This website uses cookies to improve your experience navigating our site. By continuing to browse, you are agreeing to our use of cookies.

OK, I understand

'All We Can't See' · An Exhibition Illuminating The Nauru Files

Art

All We Can’t See’ deserves your attention right now, for a number of reasons.

Firstly, it’s a group exhibition featuring a truly incredible line-up of leading Australian artists, including Laura Jones, Abdul Abdullah, Paul Davies, Ben Quilty
, Luke Scibberas, Aida Tomescu, Joshua Yeldham and many more.

But most importantly, this is a show with a powerful message. Each artist’s work is a response to an individual Nauru File, selected from over 2000 documents leaked to the Guardian newspaper in 2016.

This important exhibition opens this Friday, February 2nd in Sydney.

31st January, 2018

The group exhibition All We Can’t See’ opens tomorrow in Sydney. Pictured here, work on paper by Ben Quilty Photo – courtesy of ‘All We Can’t See’.

The showcase is being held at The Yellow House in Potts Point from February 2nd to 10th. Artwork by Megan Seres. Photo – courtesy of ‘All We Can’t See’.

Artwork by Paul Davies. Photo – courtesy of ‘All We Can’t See’.

‘Up and Away’ by Laura Jones. Photo – courtesy of ‘All We Can’t See’.

Artwork by Mark Whalen. Photo – courtesy of ‘All We Can’t See’.

Artwork by Sam Harrison. Photo – courtesy of ‘All We Can’t See’.

‘Sea of sorrow, prayer for guidance’ by Josh Yeldham. Photo – courtesy of ‘All We Can’t See’.

Lucy Feagins
Wednesday 31st January 2018

‘Imagery is immediate, it can override prejudice, language, fear, politics, and speak directly to people’s hearts.’ – Arielle Gamble.

Curated and organised by book designer and illustrator Arielle Gamble, All We Can’t See is the product of over twelve months of tireless fundraising, cold-calling, organising and rallying of troops.

Arielle has never done anything like this before, but her passion and drive is an empowering reminder of the role one small voice can play, even in the most overwhelming, seemingly hopeless of battles.

We spoke to Arielle this week about this amazing project. Her words are so inspiring, we haven’t edited as much as we usually would… I sincerely hope you can find a few extra minutes to read them in full – they deserve our full attention.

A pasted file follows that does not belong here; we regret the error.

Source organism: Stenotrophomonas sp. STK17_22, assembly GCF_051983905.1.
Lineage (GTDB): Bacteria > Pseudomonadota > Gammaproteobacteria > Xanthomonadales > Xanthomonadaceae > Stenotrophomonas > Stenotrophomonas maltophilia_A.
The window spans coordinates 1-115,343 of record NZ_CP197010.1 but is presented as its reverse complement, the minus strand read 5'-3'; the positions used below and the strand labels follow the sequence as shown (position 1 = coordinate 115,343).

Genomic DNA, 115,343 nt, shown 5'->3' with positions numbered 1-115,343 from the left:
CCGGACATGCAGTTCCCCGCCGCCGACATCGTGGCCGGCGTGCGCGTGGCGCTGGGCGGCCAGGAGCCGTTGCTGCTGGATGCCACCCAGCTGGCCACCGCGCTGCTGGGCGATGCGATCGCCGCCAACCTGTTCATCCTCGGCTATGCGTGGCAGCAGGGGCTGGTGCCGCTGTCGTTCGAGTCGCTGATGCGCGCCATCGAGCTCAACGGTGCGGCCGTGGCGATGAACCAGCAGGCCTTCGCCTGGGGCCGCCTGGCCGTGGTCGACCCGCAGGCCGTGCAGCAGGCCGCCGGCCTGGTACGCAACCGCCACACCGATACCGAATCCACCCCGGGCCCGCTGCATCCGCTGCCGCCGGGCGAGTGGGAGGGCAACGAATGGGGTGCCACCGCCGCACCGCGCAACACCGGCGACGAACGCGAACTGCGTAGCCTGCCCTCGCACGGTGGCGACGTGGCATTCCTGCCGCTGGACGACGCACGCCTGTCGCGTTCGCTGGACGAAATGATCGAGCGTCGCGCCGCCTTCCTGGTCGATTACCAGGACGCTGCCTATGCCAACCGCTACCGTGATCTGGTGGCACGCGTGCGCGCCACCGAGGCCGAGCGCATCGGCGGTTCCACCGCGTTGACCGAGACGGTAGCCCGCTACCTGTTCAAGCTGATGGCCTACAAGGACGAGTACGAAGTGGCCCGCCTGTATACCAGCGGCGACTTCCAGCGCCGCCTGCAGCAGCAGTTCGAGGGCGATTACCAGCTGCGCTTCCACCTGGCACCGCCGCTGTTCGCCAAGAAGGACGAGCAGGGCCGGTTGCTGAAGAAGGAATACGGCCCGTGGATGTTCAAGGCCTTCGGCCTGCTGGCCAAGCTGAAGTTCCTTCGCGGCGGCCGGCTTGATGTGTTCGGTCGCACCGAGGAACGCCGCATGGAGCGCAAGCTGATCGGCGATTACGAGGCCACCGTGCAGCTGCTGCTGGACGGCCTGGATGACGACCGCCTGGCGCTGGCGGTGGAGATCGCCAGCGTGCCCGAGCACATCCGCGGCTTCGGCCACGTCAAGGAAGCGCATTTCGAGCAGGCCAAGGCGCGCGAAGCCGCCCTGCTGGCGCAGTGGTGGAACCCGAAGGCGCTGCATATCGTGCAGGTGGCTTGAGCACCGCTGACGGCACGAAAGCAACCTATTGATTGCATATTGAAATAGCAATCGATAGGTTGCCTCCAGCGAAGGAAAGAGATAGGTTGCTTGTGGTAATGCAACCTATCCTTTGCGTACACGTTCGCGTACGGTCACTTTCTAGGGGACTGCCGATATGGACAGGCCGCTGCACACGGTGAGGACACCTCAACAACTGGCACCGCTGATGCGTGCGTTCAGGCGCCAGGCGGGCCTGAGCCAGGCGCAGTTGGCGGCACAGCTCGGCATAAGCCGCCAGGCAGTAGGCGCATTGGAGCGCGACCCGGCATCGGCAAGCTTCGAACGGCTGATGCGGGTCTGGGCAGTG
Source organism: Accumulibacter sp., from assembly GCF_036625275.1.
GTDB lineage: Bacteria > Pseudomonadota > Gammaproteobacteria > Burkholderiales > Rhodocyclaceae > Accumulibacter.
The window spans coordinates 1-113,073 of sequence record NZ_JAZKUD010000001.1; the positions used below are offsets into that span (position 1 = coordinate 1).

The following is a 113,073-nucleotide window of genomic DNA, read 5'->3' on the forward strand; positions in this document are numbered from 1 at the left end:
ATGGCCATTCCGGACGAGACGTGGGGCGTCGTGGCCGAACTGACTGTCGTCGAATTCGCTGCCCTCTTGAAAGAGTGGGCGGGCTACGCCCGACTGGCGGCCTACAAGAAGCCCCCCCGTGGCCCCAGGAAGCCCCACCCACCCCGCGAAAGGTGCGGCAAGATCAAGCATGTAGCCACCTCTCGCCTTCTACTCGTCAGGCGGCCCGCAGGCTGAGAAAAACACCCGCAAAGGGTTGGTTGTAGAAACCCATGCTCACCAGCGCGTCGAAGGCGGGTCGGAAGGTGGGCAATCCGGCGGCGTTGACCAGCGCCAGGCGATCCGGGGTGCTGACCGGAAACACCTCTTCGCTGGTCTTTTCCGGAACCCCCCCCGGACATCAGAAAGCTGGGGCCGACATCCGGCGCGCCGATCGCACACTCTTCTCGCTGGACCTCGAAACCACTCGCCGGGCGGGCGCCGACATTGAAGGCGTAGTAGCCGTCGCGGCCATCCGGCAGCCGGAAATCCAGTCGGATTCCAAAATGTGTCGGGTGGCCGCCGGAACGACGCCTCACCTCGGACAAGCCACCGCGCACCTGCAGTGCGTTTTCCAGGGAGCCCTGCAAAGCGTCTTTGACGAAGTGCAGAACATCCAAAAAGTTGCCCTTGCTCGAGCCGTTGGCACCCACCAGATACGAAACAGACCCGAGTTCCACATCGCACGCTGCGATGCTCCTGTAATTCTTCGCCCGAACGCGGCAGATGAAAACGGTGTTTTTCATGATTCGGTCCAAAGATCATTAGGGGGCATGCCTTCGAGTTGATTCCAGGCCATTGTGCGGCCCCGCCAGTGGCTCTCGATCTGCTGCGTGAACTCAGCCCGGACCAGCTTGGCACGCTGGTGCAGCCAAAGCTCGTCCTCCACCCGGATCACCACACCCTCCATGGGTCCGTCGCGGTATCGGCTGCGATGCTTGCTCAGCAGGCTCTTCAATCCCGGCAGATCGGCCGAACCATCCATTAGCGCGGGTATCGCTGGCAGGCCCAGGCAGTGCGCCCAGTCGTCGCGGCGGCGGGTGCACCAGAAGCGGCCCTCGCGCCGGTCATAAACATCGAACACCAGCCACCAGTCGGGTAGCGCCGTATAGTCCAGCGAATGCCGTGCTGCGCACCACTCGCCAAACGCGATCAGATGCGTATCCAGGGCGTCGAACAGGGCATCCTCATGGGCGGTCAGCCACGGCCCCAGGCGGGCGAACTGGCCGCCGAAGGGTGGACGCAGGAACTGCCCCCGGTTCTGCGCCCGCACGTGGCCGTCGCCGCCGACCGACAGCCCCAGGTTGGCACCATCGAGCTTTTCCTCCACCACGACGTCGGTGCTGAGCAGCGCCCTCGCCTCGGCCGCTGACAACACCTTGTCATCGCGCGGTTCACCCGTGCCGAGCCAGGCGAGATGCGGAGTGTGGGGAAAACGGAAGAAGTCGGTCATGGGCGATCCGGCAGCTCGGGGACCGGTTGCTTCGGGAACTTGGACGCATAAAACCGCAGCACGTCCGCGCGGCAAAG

How and when did the idea for this exhibition come to you?

Reading Richard Flanagan’s essay ‘Does Writing Matter‘. He described the Nauru Files as, “an extraordinary trove of anonymous short stories… Sometimes, writing can panic us in the same way we are sometimes panicked at the moment of waking: here is the day and here is the world and we can sleep no longer, we must rise and live within it.”

The Nauru Files are stories you read and can’t forget, can’t allow yourself to forget. But when they were published the government and Australian communities carried on with business as usual. It defied belief. Then I realised that although many people had heard of the files, most haven’t actually sat down & read the devastating individual, human stories behind each one. There are over 2000, and they are written as incident reports – official language, names redacted – they aren’t easy going. Though these are Australian stories – they are a direct consequence of Aus govt policy – they are happening so far away, on this remote island. Out of sight out of mind has been an incredibly effective strategy.

My background is in book design – we understand the role imagery can play in asking, sometimes demanding, that people stop, look & engage with stories, even complex and dark ones. Imagery is immediate, it can override prejudice, language, fear, politics, and speak directly to people’s hearts. Art has always been a powerful tool for social and political change because of this – artists have always played crucial roles in documenting and reflecting back ourselves to ourselves – from the uncomfortable to the downright wrong. I felt the files needed this – we needed to create ways to shine light on what’s (still) happening.

So… I took this fledgling idea to my old art director at Penguin Books, Daniel New, and with him it evolved into the concept for the show – calling on prominent Australian artists and the greater public, each person responding to individual files as a way of humanising the stories and engaging people from all walks of life with the realities of Australia’s offshore processing policies.

Your background isn’t in fine art. how did you go about organising such a diverse and impressive line up of artists and venue for this show?

With an incredible & dedicated team – Morna Seres, Heidi Forbes, Daniel New and Georgie Bright of Human Rights Watch. Everyone came to the project as a concerned citizen wanting to help. With backgrounds in design, arts, acting, finance, law, we pooled our resources and got creative, and the project grew from a small idea between friends to the large scale show opening this week.

Individual artists and galleries were approached for initial expressions of interest followed by a successful fundraising effort that included a Kickstarter campaign. The interest has been overwhelming, with many renowned artists asking to be involved.

It was also very important for us to consult with communities and community groups to engage with people who have experienced detention on Nauru first hand – there are a few artists in the line up who have lived or are living through this experience themselves, we are honoured that they have chosen to share their stories and experience through this show.

The show is taking place at Yellow House Gallery in Potts Point, a place with a rich creative history. The gallerists believe very much in this project and have come on as the most incredible sponsors and supporters.

What challenges have you faced in staging the show?